Mr. Bolton did not address the matter afterward, and a spokesman declined to comment on Tuesday. Speculation arose when the national security adviser skipped the state dinner, although it was not clear why. But rather than fly home with the president, as an aide worried about his position might do, Mr. Bolton flew directly to the United Arab Emirates for meetings, a sign to his allies of the confidence he has in his relationship with Mr. Trump.
“Ambassador Bolton works for the president, and the president sets the policy,” said Fred Fleitz, the president of the Center for Security Policy who was Mr. Bolton’s chief of staff until last year. “Bolton has said for years: ‘Look, I work for the guy who won the election. He sets the policy.’ That’s always been his approach under any president he’s worked for.”
It was left to the State Department to try to clean up the confusion on Tuesday, when it declared that “the entire North Korean W.M.D. program,” referring to weapons of mass destruction, is “in conflict with the U.N. Security Council resolutions,” which would presumably include the short-range missiles.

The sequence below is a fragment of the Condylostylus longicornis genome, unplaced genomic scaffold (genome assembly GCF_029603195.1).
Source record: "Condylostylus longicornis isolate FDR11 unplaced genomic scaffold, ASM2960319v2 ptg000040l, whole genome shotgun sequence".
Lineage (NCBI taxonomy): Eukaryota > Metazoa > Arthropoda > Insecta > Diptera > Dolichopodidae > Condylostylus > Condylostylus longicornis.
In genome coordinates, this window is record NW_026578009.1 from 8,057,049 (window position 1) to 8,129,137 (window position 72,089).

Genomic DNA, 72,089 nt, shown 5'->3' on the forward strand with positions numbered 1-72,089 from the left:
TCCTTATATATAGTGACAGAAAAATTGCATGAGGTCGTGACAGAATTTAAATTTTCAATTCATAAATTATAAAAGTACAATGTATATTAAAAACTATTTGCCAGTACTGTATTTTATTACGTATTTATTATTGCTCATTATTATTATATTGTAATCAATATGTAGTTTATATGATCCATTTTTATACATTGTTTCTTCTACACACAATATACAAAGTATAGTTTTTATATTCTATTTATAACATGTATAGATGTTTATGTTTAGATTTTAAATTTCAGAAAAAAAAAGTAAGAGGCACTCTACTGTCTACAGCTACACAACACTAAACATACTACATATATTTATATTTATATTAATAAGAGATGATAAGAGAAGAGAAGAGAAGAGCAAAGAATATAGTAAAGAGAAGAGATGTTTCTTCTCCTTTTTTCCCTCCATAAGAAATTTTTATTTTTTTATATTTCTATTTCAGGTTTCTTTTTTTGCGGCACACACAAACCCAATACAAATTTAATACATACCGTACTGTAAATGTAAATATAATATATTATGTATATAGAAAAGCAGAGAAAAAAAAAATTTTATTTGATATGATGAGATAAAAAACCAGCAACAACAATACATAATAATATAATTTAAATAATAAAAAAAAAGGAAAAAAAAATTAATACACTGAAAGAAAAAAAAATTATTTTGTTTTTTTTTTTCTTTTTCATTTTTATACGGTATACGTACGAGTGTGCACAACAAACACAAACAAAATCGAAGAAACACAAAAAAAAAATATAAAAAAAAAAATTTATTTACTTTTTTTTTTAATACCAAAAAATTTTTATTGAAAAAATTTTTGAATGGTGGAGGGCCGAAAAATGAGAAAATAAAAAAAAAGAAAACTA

For his part, Mr. Bolton has privately expressed his own frustration with the president, according to several officials, viewing him as unwilling to push for more transformative changes in the Middle East. At the same time, his allies said he had been misunderstood, cast as favoring military action in Venezuela, for instance, when in fact they say he does not.
But Mr. Bolton is an inveterate disrupter, eagerly upsetting the status quo in furtherance of his policy goals. He has never seemed to worry much about offending others; he does not appear to care much about being liked.
He came into the job last year saying he hoped to emulate the process Brent Scowcroft ran under President George Bush, but he has had his own conflicts with the Pentagon and the State Department.
In reorganizing the national security apparatus, Mr. Bolton eliminated some meetings of the highest-ranking officials known as the principals’ committee, or P.C., in favor of what are called “paper P.C.s,” meaning documents that are distributed. Cabinet officers rarely complain about fewer meetings, but this may lessen opportunities to air points of contention in person.